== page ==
Mass Extinction
A process in which huge numbers of species on a Garden World die out suddenly. Divided into (from most severe to least):

  • Class 10 - all life destroyed
  • Class 9 - all surface life (even microbial) destroyed; rare microbial life survives deep in the crust.
  • Class 8 - most life destroyed; some microbial life survives in sheltered environments
  • Class 7 - all higher life destroyed; hardy microbial life survives
  • Class 6 - almost all complex life destroyed; microbial life survives
  • Class 5 - most species and groups of organisms killed - P-Tr equivalent
  • Class 4 - many species and groups of organisms killed; others survive - K-T or Fr-Fa equivalent.
  • Class 3 - many species extinct, but most major groups survive - late Triassic, Mid Cretaceous, or End Eocene turnover
  • Class 2 - some species extinct but many survive - minor extinction events
  • Class 1 - susceptible and vulnerable species die out; all others survive - local forest clearing, medium climate change events
The K-T extinction removed the dinosaurs; the P-Tr extinction eliminated 95% of all kinds of Terran life, the Fr-Fa (Devonian period) killed coral reefs and many types of invertebrates. Mass extinctions are caused by a variety of factors, but are often triggered or exacerbated by bolide impacts.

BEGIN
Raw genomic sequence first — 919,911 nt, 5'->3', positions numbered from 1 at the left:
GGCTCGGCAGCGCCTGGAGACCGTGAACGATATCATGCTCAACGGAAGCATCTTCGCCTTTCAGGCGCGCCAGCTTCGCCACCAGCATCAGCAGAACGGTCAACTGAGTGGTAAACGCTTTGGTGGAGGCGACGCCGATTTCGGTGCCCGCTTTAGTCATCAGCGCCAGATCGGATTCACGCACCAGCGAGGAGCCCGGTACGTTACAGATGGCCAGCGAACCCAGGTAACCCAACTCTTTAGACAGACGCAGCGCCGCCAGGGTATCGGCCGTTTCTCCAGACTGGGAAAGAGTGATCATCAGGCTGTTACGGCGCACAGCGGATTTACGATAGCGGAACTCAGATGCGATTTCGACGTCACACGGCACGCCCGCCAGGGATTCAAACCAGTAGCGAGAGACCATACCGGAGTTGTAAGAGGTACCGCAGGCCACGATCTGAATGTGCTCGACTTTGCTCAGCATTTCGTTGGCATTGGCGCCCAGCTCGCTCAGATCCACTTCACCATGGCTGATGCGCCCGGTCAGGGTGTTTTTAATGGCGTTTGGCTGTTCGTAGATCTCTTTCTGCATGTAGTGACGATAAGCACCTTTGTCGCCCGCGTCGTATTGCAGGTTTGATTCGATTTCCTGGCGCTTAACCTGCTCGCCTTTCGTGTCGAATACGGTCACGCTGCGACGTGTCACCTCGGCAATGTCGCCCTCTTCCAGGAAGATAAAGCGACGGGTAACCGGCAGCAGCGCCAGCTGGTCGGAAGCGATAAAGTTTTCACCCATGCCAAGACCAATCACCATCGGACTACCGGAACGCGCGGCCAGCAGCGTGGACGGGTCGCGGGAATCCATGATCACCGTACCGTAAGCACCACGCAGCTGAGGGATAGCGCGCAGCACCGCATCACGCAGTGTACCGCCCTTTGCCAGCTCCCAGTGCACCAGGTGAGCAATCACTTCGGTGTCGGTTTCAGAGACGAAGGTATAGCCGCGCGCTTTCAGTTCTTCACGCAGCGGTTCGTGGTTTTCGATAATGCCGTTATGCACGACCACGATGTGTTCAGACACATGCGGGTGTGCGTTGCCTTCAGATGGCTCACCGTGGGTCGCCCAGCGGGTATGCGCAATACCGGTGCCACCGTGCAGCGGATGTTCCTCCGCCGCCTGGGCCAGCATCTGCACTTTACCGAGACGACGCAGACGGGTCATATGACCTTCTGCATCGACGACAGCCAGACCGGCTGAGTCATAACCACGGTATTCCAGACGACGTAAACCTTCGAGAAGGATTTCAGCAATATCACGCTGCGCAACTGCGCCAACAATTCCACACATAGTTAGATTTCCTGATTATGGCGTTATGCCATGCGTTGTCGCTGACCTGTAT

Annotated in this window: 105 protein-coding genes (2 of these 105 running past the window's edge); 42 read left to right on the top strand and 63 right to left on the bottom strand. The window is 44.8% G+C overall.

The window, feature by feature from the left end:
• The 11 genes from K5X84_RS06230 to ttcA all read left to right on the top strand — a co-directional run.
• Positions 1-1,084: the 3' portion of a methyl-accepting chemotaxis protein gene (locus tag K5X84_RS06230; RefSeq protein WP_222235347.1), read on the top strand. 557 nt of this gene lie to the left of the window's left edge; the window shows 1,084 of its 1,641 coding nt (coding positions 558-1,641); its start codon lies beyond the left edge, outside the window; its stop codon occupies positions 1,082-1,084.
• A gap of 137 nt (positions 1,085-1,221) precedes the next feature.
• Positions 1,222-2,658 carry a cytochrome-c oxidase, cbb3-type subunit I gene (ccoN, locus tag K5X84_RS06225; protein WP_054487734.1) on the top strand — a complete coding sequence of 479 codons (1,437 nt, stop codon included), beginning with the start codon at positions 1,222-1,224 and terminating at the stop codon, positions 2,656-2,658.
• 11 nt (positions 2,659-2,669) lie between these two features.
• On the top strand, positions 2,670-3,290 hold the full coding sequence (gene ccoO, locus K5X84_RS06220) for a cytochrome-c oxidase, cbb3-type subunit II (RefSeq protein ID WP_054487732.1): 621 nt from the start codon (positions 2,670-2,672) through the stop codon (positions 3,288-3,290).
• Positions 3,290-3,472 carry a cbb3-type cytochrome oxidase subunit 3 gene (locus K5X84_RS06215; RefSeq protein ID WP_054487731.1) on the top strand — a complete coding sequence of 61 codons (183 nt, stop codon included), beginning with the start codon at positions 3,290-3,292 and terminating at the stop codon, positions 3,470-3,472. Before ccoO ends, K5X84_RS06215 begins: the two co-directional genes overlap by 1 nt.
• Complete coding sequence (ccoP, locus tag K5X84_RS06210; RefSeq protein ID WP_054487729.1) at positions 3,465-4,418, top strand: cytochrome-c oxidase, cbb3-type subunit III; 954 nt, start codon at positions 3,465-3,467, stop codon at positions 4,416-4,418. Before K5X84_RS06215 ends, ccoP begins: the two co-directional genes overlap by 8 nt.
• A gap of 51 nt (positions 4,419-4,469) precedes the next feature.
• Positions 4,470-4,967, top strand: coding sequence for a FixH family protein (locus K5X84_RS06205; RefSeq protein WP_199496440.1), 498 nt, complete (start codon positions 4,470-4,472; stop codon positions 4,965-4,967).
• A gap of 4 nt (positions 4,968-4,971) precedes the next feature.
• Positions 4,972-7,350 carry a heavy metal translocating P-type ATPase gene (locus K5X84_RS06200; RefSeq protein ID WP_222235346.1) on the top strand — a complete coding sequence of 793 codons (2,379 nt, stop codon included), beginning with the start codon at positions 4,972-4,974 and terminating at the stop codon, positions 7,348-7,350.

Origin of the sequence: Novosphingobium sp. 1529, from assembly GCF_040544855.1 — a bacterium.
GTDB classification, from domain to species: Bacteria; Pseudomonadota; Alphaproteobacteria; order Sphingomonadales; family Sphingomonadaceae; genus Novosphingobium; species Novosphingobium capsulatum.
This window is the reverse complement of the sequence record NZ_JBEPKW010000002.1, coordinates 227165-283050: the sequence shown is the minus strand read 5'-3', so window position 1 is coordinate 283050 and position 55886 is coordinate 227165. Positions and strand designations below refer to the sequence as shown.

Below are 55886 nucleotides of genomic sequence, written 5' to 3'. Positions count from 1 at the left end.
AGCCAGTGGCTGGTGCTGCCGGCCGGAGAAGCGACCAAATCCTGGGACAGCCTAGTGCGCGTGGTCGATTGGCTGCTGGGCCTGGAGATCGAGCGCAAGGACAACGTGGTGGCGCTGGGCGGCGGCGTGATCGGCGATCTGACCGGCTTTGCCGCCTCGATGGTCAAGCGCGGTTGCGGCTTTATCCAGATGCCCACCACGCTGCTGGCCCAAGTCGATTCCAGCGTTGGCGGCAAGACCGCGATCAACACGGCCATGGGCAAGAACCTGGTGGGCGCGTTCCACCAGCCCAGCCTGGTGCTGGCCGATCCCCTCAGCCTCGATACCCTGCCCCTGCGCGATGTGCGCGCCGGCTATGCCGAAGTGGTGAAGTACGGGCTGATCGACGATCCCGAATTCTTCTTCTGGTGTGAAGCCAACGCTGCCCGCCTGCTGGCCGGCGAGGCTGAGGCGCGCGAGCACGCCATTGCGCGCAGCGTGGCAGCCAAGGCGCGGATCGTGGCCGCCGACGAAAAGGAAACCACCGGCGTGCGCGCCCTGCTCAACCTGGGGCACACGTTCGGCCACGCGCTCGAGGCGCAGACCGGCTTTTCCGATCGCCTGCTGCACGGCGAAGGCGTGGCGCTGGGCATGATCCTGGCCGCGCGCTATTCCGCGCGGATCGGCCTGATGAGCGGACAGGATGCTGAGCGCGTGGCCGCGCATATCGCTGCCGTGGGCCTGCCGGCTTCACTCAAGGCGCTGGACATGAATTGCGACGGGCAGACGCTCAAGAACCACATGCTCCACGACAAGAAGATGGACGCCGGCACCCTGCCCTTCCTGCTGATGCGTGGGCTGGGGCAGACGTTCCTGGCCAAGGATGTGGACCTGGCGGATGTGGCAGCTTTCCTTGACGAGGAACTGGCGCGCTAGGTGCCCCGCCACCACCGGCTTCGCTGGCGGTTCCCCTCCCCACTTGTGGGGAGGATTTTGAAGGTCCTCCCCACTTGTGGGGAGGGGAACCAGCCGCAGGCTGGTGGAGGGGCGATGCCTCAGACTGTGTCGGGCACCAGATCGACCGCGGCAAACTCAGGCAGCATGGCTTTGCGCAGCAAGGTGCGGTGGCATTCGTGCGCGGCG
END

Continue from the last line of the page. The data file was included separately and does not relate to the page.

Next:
Generally, the highest extinction classes (anything higher than 6) result only from pernicious goo swarms or nearby supernova explosions. Class 10 is extremely rare; life is amazingly hardy. However, fragile, complex biospheres are easily disrupted, and any development automatically results in a class 1, even a class 2 extinction.

The great ecological crisis of the Industrial/Atomic/Information Age Old Earth was a Class 4.8 event, one of the most destructive on record (only actions like the deliberate "salting" during the Empires war, and again during the Sagittarius-Softbot war, are more thorough).

Related Articles
  • K-T Extinction - Text by M. Alan Kazlev
    Terragen mass extinction that occurred 65 million years ago, at the boundary of the Cretaceous and Tertiary periods. Caused by an asteroid or comet impact on the Yucatan Peninsula, resulting in prolonged darkness and rapid global temperature change. It resulted in the extinction of a number of important groups of animal life, including dinosaurs, plesiosaurs, mosasaurs, pterosaurs, ammonites, and several groups of plankton. Plants, small invertebrates, small reptiles and amphibians, small birds, and nocturnal mammals were not unduly affected, and large scavenging reptiles (crocodiles) also were able to survive. The K-T extinction event was a Level IV Mass Extinction.
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Development Notes
Text by M. Alan Kazlev
Initially published on 08 December 2001.